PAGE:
Behavior of compacting reservoirs with restricted entry wells
Journal article, Peer reviewed
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Original versionJournal of Petroleum Exploration and Production Technology. 2019, 9 (4), 3007-3019. 10.1007/s13202-019-0700-3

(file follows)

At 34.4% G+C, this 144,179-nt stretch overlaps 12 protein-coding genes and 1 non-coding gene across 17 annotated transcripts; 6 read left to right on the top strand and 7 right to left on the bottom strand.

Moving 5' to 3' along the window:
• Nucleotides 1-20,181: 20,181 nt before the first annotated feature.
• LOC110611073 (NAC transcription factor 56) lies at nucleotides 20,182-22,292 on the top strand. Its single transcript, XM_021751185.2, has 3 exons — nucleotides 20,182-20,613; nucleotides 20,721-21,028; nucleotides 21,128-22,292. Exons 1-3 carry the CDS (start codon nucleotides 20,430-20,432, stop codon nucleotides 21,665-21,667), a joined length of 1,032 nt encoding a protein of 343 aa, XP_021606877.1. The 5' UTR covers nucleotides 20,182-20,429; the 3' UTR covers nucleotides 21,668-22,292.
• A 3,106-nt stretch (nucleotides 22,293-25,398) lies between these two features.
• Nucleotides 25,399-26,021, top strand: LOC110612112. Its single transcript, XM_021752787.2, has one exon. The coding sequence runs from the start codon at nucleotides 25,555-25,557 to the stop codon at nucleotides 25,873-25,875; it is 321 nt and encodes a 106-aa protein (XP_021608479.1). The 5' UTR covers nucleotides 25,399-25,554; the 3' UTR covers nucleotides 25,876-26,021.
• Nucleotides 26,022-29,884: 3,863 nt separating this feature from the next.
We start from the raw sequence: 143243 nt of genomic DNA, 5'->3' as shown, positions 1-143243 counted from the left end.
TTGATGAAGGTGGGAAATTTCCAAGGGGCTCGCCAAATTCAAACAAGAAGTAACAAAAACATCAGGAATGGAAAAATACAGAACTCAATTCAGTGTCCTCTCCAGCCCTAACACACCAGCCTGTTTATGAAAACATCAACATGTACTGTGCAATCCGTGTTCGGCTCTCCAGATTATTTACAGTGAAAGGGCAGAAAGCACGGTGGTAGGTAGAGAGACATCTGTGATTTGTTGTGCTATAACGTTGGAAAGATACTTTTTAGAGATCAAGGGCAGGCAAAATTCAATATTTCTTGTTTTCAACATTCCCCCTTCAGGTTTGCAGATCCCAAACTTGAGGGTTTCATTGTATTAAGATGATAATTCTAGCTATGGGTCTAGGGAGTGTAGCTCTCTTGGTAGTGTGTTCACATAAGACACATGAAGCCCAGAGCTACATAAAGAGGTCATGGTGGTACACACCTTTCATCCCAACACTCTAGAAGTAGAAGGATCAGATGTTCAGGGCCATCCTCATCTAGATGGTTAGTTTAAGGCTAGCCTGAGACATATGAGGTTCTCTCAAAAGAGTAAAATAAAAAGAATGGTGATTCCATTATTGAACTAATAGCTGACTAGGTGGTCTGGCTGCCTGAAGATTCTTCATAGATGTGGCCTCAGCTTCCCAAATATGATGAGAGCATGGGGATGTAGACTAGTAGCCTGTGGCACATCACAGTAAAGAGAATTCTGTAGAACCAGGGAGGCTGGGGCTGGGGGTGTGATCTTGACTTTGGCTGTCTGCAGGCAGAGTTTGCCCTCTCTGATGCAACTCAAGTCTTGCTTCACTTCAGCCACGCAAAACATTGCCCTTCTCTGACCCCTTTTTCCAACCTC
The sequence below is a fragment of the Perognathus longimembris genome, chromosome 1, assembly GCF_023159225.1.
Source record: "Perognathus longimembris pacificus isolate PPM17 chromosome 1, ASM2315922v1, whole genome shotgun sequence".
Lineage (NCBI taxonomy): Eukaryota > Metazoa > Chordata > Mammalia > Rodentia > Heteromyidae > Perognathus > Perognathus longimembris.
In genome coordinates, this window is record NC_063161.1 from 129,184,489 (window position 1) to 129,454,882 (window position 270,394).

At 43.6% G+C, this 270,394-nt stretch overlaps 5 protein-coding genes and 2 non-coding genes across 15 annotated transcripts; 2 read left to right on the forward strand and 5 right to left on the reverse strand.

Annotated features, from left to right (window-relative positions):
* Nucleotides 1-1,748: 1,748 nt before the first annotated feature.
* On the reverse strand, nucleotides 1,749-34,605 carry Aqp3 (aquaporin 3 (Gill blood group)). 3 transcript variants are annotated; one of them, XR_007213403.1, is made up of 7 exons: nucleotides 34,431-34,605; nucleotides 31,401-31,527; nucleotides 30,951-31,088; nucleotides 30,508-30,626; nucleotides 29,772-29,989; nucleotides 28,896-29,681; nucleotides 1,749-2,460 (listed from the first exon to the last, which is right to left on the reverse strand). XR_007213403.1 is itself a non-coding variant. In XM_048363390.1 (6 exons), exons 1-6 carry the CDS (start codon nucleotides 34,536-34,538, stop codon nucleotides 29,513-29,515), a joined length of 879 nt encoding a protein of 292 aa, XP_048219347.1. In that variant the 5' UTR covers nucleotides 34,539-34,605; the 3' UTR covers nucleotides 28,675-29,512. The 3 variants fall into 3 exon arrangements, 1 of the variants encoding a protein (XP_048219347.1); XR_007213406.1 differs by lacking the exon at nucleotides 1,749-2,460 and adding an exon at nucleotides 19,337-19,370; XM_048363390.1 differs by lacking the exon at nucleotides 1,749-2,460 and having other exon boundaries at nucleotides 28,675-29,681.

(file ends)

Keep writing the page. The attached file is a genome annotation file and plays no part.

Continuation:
We investigate the simultaneous effect of changes in thickness, permeability and porosity. These depend on changes in fluid pressure. Fluid withdrawal in stress-sensitive reservoirs may have serious environmental, technical and economic ramifications. Appraisal wells are often vertically drilled to delineate fluid contacts, reservoir extension, etc. Some of these may be of restricted entry type when tested. In addition, restricted entry production wells may be designed to mitigate fluid coning. The objective of this study is to predict the change in formation thickness and/or permeability in compacting reservoirs. The proposed method depends on the assumption of exponential pressure dependency of thickness, permeability and porosity, Pedrosa (1986). We consider vertical wells in confined reservoirs. The method depends on an initial value property, which may be explained as follows: the ratio between two pressure-dependent variables of the same type will remain constant and equal to its initial value. For example, the well penetration ratio will remain constant during fluid withdrawal. The initial value property is valid for any arbitrary dimensionless pressure function. Our restricted entry model is a generalization of a classical one. The methodology depends on the use of the finite cosine transform in the vertical direction and the Laplace transform in the radial (Hantush in J Hydraul Div 87(HY 4):83–98, 1961). His method depends on “primed values”. Any vertical distance normalized to the thickness is a primed variable. Hence, the primed variable is characterized by the initial value property. Then, his methodology may be extended to shrinking reservoirs. A reduction in fluid pressure may lead to altered permeability and reduced thickness. This may lead to reduced well performance and well integrity. In some cases, even subsidence at the surface and earthquakes may occur. Such dramatic consequences are rare. They are costly to amend, if possible at all. In the majority of reservoirs, the effect of stress sensitivity is mild. Severe cases, however, have occurred in many places around the world. Due to the environmental costs, possible problems should be identified and preventive actions are taken as soon as possible. We find that pressure transient analysis offers a promising and cost-effective technique to predict future consequences of compaction. A well test has the advantage that it may be conducted once a producing formation has been penetrated. Fluid injection with, or without, extraction may mitigate further damage. We find that fluid withdrawal at a reduced rate may have a palliative effect on reservoir compaction. Likewise, increasing the productive interval and/or the radial permeability has the same effect. Furthermore, a decreased viscosity will also alleviate the problem. Despite possible adverse consequences, reservoir shrinking has received little attention in pressure transient analysis.